“Since retirement I have worked around the house and also did small engine repair for several years. Leola and I traveled but she was in bad health for the last ten years or so until she passed in 2008. I guess through my life I have managed to survive a few tragic events but the most difficult thing I had to overcome was Leola’s death. We were married for 52 years and she had stayed by my side through a lot of difficult times while I worked for the State. I managed to take care of her the best I could. After her death I could see that I could not survive in a big empty house by myself. The days got longer and the nights never seemed to end. After some time had passed I got in touch with a very lovely lady who I had known most of my life and she had lost her husband some year and a half earlier. He was Burt Crosby, a friend from my late teens and an old drinking buddy of mine and she was Marian Crosby, or McAbee as she was when she played the clarinet in the AV High School Band. We were both the same age, and as we got more acquainted we decided that what few years we had left in this life we should not go through them all alone. She is now living here with me — the house where she grew up as a girl! It is so comforting to have her here to talk to and go places with as we try to live life to the fullest. Marian has been the best thing that could have happened to me.”

“I still see many of the other old-timers either at the Redwood Drive-In or the Senior Center. I used to go to the early morning gathering at the Drive-In but now I do the 4pm ‘meeting’ where I regularly see Donald Pardini, his son Ernie Pardini, Frank Wyant, Gene and Berna Walker, who is Marian’s sister, Howard Morse — we call him Mouse, Mancher Pardini, Mary Ann Kinnion, Harold Hulbert, and others.”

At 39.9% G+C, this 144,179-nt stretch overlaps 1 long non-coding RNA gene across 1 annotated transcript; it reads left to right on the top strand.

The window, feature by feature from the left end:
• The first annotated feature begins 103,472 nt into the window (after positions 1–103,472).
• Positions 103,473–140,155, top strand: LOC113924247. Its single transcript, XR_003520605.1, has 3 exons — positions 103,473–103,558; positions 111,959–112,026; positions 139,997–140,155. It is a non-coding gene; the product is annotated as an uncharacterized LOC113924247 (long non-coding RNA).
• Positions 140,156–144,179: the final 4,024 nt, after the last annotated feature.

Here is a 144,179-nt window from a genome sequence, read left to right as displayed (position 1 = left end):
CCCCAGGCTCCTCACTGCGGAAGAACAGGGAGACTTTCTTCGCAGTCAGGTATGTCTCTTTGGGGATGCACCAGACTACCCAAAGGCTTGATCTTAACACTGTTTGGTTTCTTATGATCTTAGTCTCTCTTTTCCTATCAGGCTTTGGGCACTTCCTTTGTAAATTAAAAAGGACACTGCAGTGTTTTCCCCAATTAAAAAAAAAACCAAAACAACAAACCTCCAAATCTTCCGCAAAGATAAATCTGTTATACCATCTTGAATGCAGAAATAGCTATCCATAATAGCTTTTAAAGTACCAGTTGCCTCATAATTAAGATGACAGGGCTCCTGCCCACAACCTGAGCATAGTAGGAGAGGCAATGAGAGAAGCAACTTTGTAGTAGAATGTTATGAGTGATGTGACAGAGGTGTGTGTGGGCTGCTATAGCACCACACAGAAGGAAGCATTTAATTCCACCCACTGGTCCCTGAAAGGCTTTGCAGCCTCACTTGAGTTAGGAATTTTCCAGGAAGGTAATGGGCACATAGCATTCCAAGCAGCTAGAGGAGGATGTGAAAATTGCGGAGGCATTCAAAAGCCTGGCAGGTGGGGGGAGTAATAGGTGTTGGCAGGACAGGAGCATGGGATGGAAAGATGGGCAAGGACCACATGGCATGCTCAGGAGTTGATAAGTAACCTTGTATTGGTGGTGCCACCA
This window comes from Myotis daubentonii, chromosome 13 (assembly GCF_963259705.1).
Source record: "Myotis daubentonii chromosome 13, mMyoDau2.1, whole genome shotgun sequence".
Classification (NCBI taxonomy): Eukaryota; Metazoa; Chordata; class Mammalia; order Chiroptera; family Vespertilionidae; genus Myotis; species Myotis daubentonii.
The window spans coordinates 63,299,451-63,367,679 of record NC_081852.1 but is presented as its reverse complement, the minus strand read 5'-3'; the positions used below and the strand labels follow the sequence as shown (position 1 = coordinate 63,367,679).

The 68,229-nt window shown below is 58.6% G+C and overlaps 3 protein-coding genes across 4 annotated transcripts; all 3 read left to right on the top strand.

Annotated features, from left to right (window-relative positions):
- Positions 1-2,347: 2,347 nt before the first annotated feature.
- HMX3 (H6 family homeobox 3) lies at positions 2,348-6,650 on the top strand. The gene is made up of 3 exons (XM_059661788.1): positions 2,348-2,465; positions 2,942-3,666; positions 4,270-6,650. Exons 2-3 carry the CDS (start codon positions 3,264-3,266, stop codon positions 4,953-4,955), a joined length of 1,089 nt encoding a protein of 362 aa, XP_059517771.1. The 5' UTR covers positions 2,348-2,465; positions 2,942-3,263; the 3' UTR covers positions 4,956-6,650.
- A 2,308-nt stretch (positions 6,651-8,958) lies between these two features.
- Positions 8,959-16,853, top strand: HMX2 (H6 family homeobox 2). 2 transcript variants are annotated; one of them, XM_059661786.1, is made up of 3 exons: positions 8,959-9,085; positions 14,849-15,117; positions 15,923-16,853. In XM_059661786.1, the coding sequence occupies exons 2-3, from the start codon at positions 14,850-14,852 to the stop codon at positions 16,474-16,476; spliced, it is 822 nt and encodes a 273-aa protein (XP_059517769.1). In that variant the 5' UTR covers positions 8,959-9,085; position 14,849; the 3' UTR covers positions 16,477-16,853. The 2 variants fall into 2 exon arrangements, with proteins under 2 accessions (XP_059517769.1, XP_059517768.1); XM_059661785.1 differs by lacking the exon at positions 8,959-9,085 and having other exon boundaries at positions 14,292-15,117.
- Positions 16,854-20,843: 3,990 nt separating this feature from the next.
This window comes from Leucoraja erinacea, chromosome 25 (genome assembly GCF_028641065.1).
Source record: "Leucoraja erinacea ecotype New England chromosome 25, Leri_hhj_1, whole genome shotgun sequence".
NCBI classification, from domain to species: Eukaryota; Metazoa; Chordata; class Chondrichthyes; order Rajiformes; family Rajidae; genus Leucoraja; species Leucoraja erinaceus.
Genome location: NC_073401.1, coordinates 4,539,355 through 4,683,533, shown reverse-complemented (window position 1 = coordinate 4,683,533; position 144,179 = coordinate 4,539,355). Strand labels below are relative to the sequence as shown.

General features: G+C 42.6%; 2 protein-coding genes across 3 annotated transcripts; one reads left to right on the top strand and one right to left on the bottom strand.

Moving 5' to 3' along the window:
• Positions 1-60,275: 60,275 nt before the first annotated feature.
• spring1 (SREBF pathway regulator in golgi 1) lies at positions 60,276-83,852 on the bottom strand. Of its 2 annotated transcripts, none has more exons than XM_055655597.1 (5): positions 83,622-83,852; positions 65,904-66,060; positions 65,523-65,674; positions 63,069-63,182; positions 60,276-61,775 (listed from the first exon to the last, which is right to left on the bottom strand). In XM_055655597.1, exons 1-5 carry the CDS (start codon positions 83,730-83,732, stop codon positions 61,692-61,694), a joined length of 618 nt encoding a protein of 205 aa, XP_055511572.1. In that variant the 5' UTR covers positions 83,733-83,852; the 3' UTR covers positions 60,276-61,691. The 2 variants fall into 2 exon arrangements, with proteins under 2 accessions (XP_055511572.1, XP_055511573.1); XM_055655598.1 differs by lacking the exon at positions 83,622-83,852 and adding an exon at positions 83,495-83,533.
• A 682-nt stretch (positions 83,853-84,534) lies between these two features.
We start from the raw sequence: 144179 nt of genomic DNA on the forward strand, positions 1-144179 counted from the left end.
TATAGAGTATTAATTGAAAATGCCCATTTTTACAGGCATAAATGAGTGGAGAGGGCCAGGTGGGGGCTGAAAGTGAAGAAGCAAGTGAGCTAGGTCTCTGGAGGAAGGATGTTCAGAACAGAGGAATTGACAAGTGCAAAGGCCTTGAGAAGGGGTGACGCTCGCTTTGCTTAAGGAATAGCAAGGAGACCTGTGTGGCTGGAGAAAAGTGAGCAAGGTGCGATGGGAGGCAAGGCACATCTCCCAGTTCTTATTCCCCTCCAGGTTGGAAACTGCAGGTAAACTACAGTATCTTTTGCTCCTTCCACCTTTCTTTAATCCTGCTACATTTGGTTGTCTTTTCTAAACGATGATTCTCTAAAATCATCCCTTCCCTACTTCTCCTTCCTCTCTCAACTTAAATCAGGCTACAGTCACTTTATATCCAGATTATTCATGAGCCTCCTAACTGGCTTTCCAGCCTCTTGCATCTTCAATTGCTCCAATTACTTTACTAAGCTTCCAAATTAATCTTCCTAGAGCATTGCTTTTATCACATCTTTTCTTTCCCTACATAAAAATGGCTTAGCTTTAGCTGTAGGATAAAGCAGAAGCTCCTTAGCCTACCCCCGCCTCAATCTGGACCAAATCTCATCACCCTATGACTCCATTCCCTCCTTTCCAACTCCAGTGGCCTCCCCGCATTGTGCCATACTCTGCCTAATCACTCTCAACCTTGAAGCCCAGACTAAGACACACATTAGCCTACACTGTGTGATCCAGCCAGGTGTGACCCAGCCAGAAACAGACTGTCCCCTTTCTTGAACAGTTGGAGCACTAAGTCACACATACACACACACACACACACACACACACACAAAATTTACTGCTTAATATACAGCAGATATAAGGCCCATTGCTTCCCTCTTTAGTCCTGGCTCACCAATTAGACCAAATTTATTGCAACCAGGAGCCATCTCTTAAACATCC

I asked Wes for his brief opinions on some of the various Valley issues that are frequently discussed around here.

The wineries and their impact? — “I was against them at first but now I think they are doing a pretty good job and are good for the Valley — there was going to be nothing else. They provide jobs and bring in the tourists but I do think they should contribute more to local causes. Some do, but some don’t.”

The AVA? “I like it although the editor gets kind of radical at times. He has rounded on me bad a few times and people asked me why I didn’t offer a rebuttal. I figured there was no need for both of us to show ignorance. I did once ask him why he didn’t have me on the front page and only on page two or three. As for the rumor that the stretch of Highway 128 that has remained a ‘Rough Road’ for so many years was called Smoot’s Sink because I worked on it, that is not correct. It was called that way before it became a problem because it was right where my Uncle Emmit Smoot lived — as simple as that, not because I couldn’t fix it, although that is funny of course.”

The school system? “There is a lot of room for improvement. We went to school for education and learning in my day. I kinda wonder if that is the case now. We were very concerned about the future and saved for everything we got; this generation seem to get what they want when they want it and have no worries about the future — they should have.”

The changes in the Valley? “Well the biggest change has been the influx of the Mexican population. We old-timers had to get used to that and they do the jobs that others will not do. It is a very different culture to ours but we are getting used to it and apart from the noisy kids taking over the Drive-In after school so that we can hardly hear ourselves talk, it is OK.” I do think we need to get some of the visitors to stay here in the Valley but despite all the new wineries there is nowhere for them to stay — something to think about.”

Law and order in the Valley? “Well it seems to be going downhill pretty rapidly. We certainly need two deputies to work here.”

I posed a few questions from a questionnaire featured on television’s “Inside the Actors Studio with James Lipton” and some I came up with myself.

What excites you; makes you smile; gets your juices flowing creatively, spiritually, emotionally? “Birds singing on a clear and warm day.”